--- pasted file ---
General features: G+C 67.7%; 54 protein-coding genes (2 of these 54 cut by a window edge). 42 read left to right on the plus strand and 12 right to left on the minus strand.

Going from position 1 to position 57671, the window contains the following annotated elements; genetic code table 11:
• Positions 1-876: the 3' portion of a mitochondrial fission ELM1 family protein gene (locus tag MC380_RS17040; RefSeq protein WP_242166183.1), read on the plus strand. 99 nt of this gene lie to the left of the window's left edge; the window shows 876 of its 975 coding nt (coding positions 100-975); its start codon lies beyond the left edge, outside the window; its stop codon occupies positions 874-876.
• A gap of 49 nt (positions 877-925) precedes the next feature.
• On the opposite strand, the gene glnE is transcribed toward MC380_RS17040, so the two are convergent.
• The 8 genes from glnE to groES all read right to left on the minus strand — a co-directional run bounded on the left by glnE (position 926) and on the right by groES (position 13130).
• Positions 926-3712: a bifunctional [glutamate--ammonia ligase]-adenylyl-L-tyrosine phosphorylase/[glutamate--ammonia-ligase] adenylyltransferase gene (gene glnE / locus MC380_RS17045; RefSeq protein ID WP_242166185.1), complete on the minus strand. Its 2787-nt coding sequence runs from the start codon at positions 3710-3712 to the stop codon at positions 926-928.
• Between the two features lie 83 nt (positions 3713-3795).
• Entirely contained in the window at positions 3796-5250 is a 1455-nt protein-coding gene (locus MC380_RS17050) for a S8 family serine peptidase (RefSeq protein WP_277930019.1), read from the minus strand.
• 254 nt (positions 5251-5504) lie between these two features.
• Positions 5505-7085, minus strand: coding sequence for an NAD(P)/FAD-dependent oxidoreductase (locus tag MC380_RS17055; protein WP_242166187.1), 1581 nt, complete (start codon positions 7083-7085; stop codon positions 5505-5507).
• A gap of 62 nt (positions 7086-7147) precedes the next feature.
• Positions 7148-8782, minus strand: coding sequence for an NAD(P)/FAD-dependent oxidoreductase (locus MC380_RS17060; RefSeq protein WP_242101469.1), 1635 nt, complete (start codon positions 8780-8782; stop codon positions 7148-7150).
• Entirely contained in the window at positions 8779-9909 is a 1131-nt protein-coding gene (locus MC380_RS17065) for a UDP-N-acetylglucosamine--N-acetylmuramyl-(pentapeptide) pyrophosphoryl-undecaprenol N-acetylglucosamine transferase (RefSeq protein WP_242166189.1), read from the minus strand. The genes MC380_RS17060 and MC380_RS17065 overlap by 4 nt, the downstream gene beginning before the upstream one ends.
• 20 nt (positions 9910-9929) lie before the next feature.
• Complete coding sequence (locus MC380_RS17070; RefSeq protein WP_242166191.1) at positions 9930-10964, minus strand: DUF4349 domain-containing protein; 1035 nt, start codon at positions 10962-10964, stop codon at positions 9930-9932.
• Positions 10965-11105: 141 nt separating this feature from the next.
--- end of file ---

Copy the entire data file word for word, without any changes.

General features: G+C 67.7%; 54 protein-coding genes (2 of these 54 cut by a window edge). 42 read left to right on the plus strand and 12 right to left on the minus strand.

Going from position 1 to position 57671, the window contains the following annotated elements; genetic code table 11:
• Positions 1-876: the 3' portion of a mitochondrial fission ELM1 family protein gene (locus tag MC380_RS17040; RefSeq protein WP_242166183.1), read on the plus strand. 99 nt of this gene lie to the left of the window's left edge; the window shows 876 of its 975 coding nt (coding positions 100-975); its start codon lies beyond the left edge, outside the window; its stop codon occupies positions 874-876.
• A gap of 49 nt (positions 877-925) precedes the next feature.
• On the opposite strand, the gene glnE is transcribed toward MC380_RS17040, so the two are convergent.
• The 8 genes from glnE to groES all read right to left on the minus strand — a co-directional run bounded on the left by glnE (position 926) and on the right by groES (position 13130).
• Positions 926-3712: a bifunctional [glutamate--ammonia ligase]-adenylyl-L-tyrosine phosphorylase/[glutamate--ammonia-ligase] adenylyltransferase gene (gene glnE / locus MC380_RS17045; RefSeq protein ID WP_242166185.1), complete on the minus strand. Its 2787-nt coding sequence runs from the start codon at positions 3710-3712 to the stop codon at positions 926-928.
• Between the two features lie 83 nt (positions 3713-3795).
• Entirely contained in the window at positions 3796-5250 is a 1455-nt protein-coding gene (locus MC380_RS17050) for a S8 family serine peptidase (RefSeq protein WP_277930019.1), read from the minus strand.
• 254 nt (positions 5251-5504) lie between these two features.
• Positions 5505-7085, minus strand: coding sequence for an NAD(P)/FAD-dependent oxidoreductase (locus tag MC380_RS17055; protein WP_242166187.1), 1581 nt, complete (start codon positions 7083-7085; stop codon positions 5505-5507).
• A gap of 62 nt (positions 7086-7147) precedes the next feature.
• Positions 7148-8782, minus strand: coding sequence for an NAD(P)/FAD-dependent oxidoreductase (locus MC380_RS17060; RefSeq protein WP_242101469.1), 1635 nt, complete (start codon positions 8780-8782; stop codon positions 7148-7150).
• Entirely contained in the window at positions 8779-9909 is a 1131-nt protein-coding gene (locus MC380_RS17065) for a UDP-N-acetylglucosamine--N-acetylmuramyl-(pentapeptide) pyrophosphoryl-undecaprenol N-acetylglucosamine transferase (RefSeq protein WP_242166189.1), read from the minus strand. The genes MC380_RS17060 and MC380_RS17065 overlap by 4 nt, the downstream gene beginning before the upstream one ends.
• 20 nt (positions 9910-9929) lie before the next feature.
• Complete coding sequence (locus MC380_RS17070; RefSeq protein WP_242166191.1) at positions 9930-10964, minus strand: DUF4349 domain-containing protein; 1035 nt, start codon at positions 10962-10964, stop codon at positions 9930-9932.
• Positions 10965-11105: 141 nt separating this feature from the next.